Hiring the wrong person to your team in a key role can have a devastating impact on your organization. It can hurt team morale, create inefficiencies, and cost you money. While virtually every manager makes a bad hire from time to time, it is essential to avoid these 4 costly mistakes to make sure you are landing the best candidate possible.

1) Hiring the wrong personality fit.

Getting a good read on a candidate’s personality during an interview can be difficult. They will present the best version of themselves because they are trying to get the job. This can make it difficult to assess how they will really behave on a day-to-day basis. As a result, managers will sometimes hire candidates who are the wrong personality fit for their team.

In order to avoid this mistake, you need to develop a clear idea of what personality types will flourish in your organization and what dispositions tend to flounder. Ask interview questions that will help you get a true assessment of the candidate’s personality. Examples could include:

• Describe the management style that will bring forth your best work performance.
• How would your co-workers describe your work style?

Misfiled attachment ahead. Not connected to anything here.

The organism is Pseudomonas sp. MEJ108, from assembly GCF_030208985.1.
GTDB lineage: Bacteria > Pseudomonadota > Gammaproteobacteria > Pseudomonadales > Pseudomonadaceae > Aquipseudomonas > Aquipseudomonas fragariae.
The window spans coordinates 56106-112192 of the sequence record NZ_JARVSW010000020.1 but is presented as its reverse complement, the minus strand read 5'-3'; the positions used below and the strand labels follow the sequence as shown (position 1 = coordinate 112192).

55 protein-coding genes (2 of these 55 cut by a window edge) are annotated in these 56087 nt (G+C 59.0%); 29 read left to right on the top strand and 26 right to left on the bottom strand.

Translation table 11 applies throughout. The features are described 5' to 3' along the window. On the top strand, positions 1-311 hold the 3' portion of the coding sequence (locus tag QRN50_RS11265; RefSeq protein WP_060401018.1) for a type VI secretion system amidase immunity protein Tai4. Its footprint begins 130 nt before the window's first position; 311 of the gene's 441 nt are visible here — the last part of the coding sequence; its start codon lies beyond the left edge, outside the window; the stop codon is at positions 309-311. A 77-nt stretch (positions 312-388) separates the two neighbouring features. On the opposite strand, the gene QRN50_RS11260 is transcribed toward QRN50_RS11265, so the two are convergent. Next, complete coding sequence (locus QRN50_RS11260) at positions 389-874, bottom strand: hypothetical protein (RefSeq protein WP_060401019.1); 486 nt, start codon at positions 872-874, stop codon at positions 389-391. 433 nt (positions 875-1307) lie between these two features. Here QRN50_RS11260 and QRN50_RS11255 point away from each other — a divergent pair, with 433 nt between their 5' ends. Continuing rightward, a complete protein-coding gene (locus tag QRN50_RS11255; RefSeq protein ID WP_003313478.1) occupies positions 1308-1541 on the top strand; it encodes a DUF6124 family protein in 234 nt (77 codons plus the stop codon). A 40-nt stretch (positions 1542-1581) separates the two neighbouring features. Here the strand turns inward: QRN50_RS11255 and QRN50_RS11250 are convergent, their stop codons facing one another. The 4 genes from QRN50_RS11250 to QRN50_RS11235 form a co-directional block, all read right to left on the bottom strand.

• Describe the company culture in which you are most productive.

When appropriate, you should also consider administering a personality test such as Myers Briggs for an even more thorough evaluation.

2) Not doing enough due diligence.

If you hire someone who isn’t a fit for the role, you have no one to blame but yourself. Any candidate can doctor up their resume to make it look good. Just because they say they have managed staff or performed a certain task doesn’t mean they really have. It’s important to give yourself enough time to really get to know the person you’re considering. Take them to lunch, meet for coffee, or choose other venues that help you get their guard down so you can truly learn about them. Make sure to call their references and tap into your network to find people who know them. It’s up to you to do the proper due diligence.

3) Waiting for the “unicorn” candidate.

Some managers will search for months and months for the “unicorn” candidate. This is a candidate that is nearly impossible to find or simply does not exist. Setting reasonable expectations for the type of candidate your organization can attract and retain is a key element to making good hires. Your goal should be to define what the job really is and be clear about the skills and experience it will take to thrive at your company. Don’t set yourself up for failure by conducting an endless search for perfection.

4) Not having enough urgency.

Interviewing and hiring staff is very time-consuming. Anyone can get distracted by other priorities or procrastinate their hiring process. Unfortunately, top candidates aren’t going to wait around for you. They are likely to have multiple companies vying for their services. It is vital for you to have an efficient and timely interview process if you want to compete with other companies for the best candidates.

By Jay Gennaro, Principal, Avanti Group

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